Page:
S11836898_10153458785497856_3461542956952389636_nince 2005, Dori has been a young leader at GLIDE, one of San Francisco’s premier human services agencies for the poor and most vulnerable communities. She currently serves as Manager – Special Events, Civic and Social Innovation and also known as GLIDE’s Chief Fun Officer (self-appointed). With a strong commitment to diversity and radical inclusion, she is passionate about the intersections of community, technology and culture working closely with various stakeholders to curate meaningful conversations and engagement opportunities to create bridges of hope and collaboration within the Bay Area’s digital eco-system. She was recently appointed to the neighborhood seat of the San Francisco Entertainment Commission by the Board of Supervisors and took office on March 3, 2015. A native San Franciscan, she resides in the Excelsior District. She has been called ubiquitous for her passionate support of San Francisco’s music, arts, culture, community and nightlife scene. Juggler of elephants + other awesome curiosities,  follow her on Twitter @doricaminong and spot her around the city with her English Bulldog, #lunasupastar.
Tagged with: , , , , , , , , , , , , , , , , , , , , , , , , , , , , , ,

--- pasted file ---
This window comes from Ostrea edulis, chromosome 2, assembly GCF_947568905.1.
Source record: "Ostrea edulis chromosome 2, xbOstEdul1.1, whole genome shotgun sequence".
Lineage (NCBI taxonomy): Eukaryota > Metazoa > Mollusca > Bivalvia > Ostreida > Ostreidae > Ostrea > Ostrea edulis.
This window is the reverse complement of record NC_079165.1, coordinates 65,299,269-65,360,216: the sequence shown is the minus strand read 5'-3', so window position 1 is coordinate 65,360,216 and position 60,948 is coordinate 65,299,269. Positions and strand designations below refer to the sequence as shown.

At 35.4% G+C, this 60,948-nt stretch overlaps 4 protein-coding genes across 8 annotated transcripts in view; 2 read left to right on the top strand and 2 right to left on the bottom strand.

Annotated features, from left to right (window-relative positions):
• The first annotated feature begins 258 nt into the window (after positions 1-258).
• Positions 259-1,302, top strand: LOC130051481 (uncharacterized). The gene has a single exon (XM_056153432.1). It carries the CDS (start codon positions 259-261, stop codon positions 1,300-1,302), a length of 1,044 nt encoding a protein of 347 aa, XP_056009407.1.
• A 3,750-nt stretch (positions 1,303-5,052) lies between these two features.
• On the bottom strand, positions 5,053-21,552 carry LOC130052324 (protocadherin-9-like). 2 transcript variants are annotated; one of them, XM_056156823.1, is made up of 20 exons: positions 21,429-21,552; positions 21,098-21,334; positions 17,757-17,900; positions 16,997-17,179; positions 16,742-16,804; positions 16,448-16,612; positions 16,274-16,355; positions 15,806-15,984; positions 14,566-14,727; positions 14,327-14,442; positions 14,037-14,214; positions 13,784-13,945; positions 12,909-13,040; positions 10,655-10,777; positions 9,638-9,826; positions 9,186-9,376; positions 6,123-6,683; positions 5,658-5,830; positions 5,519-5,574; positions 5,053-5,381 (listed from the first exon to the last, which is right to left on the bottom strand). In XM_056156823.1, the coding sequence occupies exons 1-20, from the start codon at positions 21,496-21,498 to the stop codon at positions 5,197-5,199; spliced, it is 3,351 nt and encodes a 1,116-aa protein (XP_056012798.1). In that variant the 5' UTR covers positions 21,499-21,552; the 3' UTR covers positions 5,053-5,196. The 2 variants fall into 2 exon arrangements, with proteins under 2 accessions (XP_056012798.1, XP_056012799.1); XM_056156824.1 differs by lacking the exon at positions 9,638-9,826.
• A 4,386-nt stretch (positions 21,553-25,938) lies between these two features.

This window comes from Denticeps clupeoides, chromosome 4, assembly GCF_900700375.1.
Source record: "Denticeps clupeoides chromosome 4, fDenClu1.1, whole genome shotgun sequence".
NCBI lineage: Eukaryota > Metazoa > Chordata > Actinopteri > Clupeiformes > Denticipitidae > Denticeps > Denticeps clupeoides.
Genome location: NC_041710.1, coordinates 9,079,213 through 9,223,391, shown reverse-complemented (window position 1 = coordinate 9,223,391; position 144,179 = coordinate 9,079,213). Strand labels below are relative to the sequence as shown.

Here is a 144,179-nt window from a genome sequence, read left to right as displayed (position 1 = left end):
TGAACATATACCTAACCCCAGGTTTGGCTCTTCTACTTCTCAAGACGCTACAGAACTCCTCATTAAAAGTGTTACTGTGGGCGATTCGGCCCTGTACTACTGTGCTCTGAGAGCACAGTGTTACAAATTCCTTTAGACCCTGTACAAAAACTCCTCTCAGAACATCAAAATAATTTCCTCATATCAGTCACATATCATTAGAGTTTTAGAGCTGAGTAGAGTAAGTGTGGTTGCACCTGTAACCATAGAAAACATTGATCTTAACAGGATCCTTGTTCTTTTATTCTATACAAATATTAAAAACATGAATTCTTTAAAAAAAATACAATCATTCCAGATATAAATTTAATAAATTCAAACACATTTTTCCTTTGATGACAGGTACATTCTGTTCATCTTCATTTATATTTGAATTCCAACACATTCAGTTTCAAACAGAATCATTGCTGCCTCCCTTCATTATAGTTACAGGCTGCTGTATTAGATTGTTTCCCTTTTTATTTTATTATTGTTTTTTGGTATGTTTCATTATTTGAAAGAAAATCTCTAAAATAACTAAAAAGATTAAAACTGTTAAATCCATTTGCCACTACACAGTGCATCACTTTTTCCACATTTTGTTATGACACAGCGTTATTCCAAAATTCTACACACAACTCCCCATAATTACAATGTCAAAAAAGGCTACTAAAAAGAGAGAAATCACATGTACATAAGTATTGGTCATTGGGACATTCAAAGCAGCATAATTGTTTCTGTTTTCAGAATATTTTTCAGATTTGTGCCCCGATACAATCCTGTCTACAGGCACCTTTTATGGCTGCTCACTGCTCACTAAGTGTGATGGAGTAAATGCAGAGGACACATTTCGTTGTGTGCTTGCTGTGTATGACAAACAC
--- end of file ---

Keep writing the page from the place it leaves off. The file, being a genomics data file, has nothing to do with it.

Posted in Uncategorized

Celebrating Kristi Yamaguchi

By Amber Zeise, Emerging Leader Intern – Special Events, Civic and Social Innovation

Kristi promoAs this year’s Annual Legacy Gala swiftly approaches, the GLIDE family is taking time to acknowledge and appreciate individuals who have dedicated themselves to improving the lives of others. This special evening celebrates the community by dancing, eating, drinking, and rejoicing! It is a chance for new people to learn about GLIDE and lifetime members to commemorate the work lead by Rev. Cecil Williams and Janice Mirikitani for over 50 years to cultivate change and happiness all over San Francisco.

At the Legacy Gala, the GLIDE Community Hero Award
Ceremony honors people who make a difference in communities with special talents, innovative services, and passion. This year, the Janice Mirikitani Award will be given to Kristi Yamaguchi for her unparalleled determination has lead her to win an Olympic Gold Medal and Dancing with the Stars as well as create her own nonprofit the Always Dream Foundation.  Janice has shared, “Kristi is a model for all women, particularly women of color for her deep courage and commitment to excellence – her spirit shines beautifully and boldly.” Rev. Williams added, “She is a beloved champion inspiring young Americans to dream big no matter what the odds.”